Spanish-era brick-making kiln found in MisOr town

ALUBIJID, Misamis Oriental (MindaNews/1 May) — Archeologists have started excavating a Spanish-era brick-making kiln in a site in this town where residents used to dump garbage.

The kiln, measuring around three meters and located beside a hill near the town poblacion, is a “major archeological find”, according to University of the Philippines senior lecturer Lee Anthony Neri.

“This is the only brick-making oven of its kind left in Misamis Oriental. That we have found the oven still intact though in fragile condition is a major find,” Neri said.

He said the kiln was built by Jesuit lay brother Juan Costa probably in 1890 before construction of the Holy Cross Church in Alubijid town started.

He said bricks from the oven were also sent to nearby Our Lady of the Snows parish church in El Salvador town and faraway Baclayon Church in Bohol.

“During the Spanish colonial period, church makers built brick-making ovens before any construction was started. Technically that is very sound because you need a steady supply of bricks,” he explained.

Neri said Brother Costa, a noted Jesuit brick maker, built five ovens for the churches in the towns of Balingasag, Jasaan, Tagoloan and El Salvador. None of these survived except this oven in Alubijid, he said.

Historian A. Paulita Roa said Costa was a close friend of Dr. Jose Rizal and helped the national hero in some surveying work when he was exiled in Dapitan, Zamboanga del Norte.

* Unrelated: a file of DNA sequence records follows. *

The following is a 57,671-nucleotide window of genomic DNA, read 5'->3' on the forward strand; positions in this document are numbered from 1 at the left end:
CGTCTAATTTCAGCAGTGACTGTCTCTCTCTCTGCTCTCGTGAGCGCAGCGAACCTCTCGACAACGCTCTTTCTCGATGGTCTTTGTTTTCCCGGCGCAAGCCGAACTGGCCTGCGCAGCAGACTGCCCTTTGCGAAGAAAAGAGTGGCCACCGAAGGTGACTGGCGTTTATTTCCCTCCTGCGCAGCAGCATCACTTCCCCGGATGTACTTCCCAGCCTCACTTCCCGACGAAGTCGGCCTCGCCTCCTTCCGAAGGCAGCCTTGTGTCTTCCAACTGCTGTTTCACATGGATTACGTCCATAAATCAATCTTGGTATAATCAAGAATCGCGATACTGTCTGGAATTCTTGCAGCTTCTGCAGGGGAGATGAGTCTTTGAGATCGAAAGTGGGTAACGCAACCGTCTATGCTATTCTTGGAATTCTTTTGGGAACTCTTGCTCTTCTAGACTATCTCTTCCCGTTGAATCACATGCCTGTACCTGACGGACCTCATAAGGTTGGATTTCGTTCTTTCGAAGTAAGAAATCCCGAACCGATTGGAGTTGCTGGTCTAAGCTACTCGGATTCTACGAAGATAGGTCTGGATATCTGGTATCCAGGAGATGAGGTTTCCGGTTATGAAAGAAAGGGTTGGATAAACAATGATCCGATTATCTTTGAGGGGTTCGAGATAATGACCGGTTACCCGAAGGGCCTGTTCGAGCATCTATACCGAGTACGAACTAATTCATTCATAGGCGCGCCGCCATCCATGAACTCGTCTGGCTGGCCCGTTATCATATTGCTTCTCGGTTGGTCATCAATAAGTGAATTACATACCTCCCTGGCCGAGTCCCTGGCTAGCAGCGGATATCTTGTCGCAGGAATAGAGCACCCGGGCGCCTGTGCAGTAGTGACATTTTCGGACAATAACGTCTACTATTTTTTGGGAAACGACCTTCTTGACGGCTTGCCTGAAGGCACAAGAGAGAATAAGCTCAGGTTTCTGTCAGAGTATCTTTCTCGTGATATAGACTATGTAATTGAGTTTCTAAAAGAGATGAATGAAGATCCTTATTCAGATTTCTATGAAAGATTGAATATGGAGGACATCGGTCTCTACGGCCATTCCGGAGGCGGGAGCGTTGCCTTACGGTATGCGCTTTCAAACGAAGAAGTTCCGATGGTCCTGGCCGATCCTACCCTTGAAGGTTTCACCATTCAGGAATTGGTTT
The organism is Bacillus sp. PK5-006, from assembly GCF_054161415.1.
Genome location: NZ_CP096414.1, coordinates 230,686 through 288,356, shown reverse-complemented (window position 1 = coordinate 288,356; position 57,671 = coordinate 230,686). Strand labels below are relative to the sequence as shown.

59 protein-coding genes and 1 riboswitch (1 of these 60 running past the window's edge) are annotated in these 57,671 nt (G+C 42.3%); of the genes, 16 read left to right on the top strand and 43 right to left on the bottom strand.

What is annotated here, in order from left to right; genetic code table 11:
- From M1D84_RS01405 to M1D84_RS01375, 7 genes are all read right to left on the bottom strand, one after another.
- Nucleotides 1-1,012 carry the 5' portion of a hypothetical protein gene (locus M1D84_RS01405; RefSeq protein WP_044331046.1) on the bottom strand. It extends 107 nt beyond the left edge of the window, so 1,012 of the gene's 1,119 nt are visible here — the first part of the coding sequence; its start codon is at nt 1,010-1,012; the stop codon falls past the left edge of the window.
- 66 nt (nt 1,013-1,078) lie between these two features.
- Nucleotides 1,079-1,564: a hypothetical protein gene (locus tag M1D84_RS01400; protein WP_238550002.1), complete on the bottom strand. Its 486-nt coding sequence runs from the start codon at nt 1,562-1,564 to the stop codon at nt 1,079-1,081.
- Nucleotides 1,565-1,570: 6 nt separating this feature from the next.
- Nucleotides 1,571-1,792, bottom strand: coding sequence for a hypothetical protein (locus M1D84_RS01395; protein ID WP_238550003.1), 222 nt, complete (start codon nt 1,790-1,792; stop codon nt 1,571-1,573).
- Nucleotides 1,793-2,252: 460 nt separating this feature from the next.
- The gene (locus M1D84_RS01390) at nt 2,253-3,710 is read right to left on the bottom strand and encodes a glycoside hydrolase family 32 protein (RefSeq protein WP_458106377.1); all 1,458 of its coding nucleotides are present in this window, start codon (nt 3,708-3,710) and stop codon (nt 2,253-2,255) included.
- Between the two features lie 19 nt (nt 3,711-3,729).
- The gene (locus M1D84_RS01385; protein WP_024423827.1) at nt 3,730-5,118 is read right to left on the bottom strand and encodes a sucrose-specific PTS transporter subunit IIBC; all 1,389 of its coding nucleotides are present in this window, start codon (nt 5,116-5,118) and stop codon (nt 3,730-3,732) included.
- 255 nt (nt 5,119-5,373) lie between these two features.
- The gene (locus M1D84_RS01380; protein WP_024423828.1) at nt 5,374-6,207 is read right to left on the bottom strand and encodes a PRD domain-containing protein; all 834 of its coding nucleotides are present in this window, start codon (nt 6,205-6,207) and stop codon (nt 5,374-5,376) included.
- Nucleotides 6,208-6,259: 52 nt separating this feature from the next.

Roa said Costa, a native of Barcelona, Spain was sent to Northern Mindanao to supervise the construction of churches along the coast of Misamis Oriental.

Long forgotten, Alubijid residents never knew the historical significance of the Spanish kiln although the place was always known as “Hornal”, the Visayan word for oven or furnace.

The site itself, located beside a hill where the modern Holy Cross parish church stands, was turned into a garbage dump and was nearly destroyed when bulldozers cut their way through its entrance during a road-widening work.

01hurnal2Prof. Pauline Basilia of the University of the Philippines takes out a pail of dirt from the Spanish brick making kiln archeological site in Alubijid town, Misamis Oriental on May 1, 2014.

“My father and other older residents used to call this place Hornal. We never knew there is a Spanish brick-making oven here. We never knew,” town official Tristan Lindsay Ares said.

Ares said in 2005, a group of treasure hunters even tried to dig a tunnel at the site thinking there was gold underneath.

He said they came to realize its historical significance when the team from UP Archeological Studies Program led by Neri appraised the local government of its existence in 2007.

He said the town government immediately sealed off the area to preserve it until a full excavation could be made at the site.

“After the excavation, we plan to develop this site as part of our historical heritage and intend to develop this as a tourism spot,” he said. (Froilan Gallardo/MindaNews)